Sometimes snoring is more than annoying – it could mean that you’re at greater risk for obstructive sleep apnea and a stroke.
On our blog this month, we’ve been taking a closer look at what sleep apnea is and how oral appliance therapy can help.
One of the most serious complications of sleep apnea is an increased risk of having a stroke.
Sleep apnea is when you stop breathing for 10 or more seconds repeatedly throughout the night.
The American Sleep Apnea Association notes “It could be caused by overlarge or swollen tissues such as the tongue or uvula blocking the passage of air. Another condition leading to OSA is the retention of excessive fluid and/or fatty areas in the neck which place pressure on the airway, making it difficult for air to pass through.”
The collapsed or blocked airway leads to loud snoring and gasping. This is one of the most noticeable symptoms of sleep apnea. Checkout this blog post for other signs you could have sleep apnea.
Dr. Melissa C. Lipford, a neurologist at the Center for Sleep Medicine at Mayo Clinic, studied the link between sleep apnea and strokes.
“During an apneic episode, the body asserts an amazing amount of effort to try to open the airway and get a breath in,” she said. “Oxygen levels go down, and carbon dioxide levels go up.”
Repeatedly stopping and starting breathing while sleeping leads to nervous system surges that increase blood pressure and cause fluctuations in heart rates, ultimately leading to hypertension and atrial fibrillation.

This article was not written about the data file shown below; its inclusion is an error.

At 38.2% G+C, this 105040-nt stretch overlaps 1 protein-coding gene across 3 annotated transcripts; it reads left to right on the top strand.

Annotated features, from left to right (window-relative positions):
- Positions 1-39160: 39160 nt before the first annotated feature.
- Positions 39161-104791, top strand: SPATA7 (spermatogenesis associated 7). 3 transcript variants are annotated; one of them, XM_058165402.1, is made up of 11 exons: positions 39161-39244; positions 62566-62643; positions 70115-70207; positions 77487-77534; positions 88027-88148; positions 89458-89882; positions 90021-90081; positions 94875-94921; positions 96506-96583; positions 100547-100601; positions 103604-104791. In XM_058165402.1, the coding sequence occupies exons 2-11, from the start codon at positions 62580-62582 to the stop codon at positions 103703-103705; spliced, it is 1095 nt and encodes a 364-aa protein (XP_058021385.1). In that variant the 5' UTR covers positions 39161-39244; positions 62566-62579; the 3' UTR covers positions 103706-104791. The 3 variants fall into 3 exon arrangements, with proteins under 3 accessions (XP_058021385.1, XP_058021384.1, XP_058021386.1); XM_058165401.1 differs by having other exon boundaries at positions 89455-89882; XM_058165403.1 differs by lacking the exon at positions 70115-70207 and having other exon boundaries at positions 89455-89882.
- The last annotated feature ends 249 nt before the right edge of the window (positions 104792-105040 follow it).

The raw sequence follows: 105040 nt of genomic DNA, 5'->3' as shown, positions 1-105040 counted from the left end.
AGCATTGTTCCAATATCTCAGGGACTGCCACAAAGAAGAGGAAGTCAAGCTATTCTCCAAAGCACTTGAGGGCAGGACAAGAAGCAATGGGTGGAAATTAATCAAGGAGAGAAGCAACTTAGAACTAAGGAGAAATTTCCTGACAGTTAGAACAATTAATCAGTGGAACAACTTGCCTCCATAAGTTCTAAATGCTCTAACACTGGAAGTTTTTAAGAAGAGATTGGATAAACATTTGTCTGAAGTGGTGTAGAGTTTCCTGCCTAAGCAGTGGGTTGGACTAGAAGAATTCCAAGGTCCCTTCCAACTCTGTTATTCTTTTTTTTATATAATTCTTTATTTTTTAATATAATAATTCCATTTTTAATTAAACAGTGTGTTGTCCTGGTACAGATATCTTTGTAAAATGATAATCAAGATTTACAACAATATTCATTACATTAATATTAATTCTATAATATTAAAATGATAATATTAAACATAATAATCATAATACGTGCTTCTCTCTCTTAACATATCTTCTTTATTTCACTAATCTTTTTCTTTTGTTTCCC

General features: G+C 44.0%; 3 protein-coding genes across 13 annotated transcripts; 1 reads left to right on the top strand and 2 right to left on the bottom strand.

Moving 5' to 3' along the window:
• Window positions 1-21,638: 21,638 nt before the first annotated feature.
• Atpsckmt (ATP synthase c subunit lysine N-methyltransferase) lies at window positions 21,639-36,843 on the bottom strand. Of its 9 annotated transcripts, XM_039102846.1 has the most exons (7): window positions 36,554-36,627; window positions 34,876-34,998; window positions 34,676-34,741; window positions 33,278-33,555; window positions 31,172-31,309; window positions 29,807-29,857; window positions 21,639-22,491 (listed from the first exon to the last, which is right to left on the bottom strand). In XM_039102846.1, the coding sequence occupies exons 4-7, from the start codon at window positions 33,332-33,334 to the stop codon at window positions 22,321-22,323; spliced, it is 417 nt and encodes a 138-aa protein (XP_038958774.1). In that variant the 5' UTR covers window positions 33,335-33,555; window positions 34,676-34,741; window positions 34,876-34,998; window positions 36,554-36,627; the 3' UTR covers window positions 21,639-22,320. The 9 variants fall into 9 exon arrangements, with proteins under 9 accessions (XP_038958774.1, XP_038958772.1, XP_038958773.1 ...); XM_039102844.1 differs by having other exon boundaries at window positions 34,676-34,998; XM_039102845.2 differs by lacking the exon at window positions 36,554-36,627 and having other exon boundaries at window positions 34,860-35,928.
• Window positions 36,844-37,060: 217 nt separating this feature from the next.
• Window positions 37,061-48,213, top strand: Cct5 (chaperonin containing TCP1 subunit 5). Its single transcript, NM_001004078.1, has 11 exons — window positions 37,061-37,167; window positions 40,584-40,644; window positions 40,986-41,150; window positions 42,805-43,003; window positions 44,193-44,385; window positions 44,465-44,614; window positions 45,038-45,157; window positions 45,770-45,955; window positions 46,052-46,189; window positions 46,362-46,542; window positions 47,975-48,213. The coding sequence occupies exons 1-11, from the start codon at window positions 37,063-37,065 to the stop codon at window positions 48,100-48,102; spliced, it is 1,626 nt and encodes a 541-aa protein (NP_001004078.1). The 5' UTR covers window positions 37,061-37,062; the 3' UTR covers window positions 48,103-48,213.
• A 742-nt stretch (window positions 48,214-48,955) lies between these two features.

High blood pressure and AFib are both primary risk factors for strokes.
Keeping your airway open and prevent apneic episodes can prevent snoring, lower blood pressure and decrease the risk of a stroke.
CPAP machines are the most common treatment for sleep apnea, but many people find them uncomfortable. Because of the serious complications of sleep apnea, like strokes, it’s important to find a treatment option that works for you.
Millennium Smiles offers patients in Frisco and Little Elm oral appliance therapy as an alternative to CPAP treatment. The appliance is like a mouthguard that aligns your jaw to keep your airway open.
If you think you could have sleep apnea, we’ll work with your physician to determine if oral appliance therapy is the be the course of treatment for you.
Call us at 972-987-4899 for more information.